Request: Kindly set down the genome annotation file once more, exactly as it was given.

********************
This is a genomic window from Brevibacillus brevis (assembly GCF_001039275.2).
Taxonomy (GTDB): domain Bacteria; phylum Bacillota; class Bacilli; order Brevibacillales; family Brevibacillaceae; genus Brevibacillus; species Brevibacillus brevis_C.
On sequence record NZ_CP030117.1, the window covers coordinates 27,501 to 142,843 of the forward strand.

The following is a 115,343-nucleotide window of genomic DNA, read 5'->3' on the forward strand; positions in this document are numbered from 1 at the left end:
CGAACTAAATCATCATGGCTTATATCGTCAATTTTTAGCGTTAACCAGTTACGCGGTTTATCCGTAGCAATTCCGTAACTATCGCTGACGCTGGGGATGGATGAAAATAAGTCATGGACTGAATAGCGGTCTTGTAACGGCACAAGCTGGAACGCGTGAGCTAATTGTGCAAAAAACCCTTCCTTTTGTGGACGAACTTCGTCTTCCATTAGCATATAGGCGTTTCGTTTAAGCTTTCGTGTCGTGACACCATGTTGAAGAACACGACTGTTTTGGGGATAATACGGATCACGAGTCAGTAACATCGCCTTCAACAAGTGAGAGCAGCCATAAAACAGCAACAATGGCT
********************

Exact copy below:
This is a genomic window from Brevibacillus brevis (assembly GCF_001039275.2).
Taxonomy (GTDB): domain Bacteria; phylum Bacillota; class Bacilli; order Brevibacillales; family Brevibacillaceae; genus Brevibacillus; species Brevibacillus brevis_C.
On sequence record NZ_CP030117.1, the window covers coordinates 27,501 to 142,843 of the forward strand.

The following is a 115,343-nucleotide window of genomic DNA, read 5'->3' on the forward strand; positions in this document are numbered from 1 at the left end:
CGAACTAAATCATCATGGCTTATATCGTCAATTTTTAGCGTTAACCAGTTACGCGGTTTATCCGTAGCAATTCCGTAACTATCGCTGACGCTGGGGATGGATGAAAATAAGTCATGGACTGAATAGCGGTCTTGTAACGGCACAAGCTGGAACGCGTGAGCTAATTGTGCAAAAAACCCTTCCTTTTGTGGACGAACTTCGTCTTCCATTAGCATATAGGCGTTTCGTTTAAGCTTTCGTGTCGTGACACCATGTTGAAGAACACGACTGTTTTGGGGATAATACGGATCACGAGTCAGTAACATCGCCTTCAACAAGTGAGAGCAGCCATAAAACAGCAACAATGGCT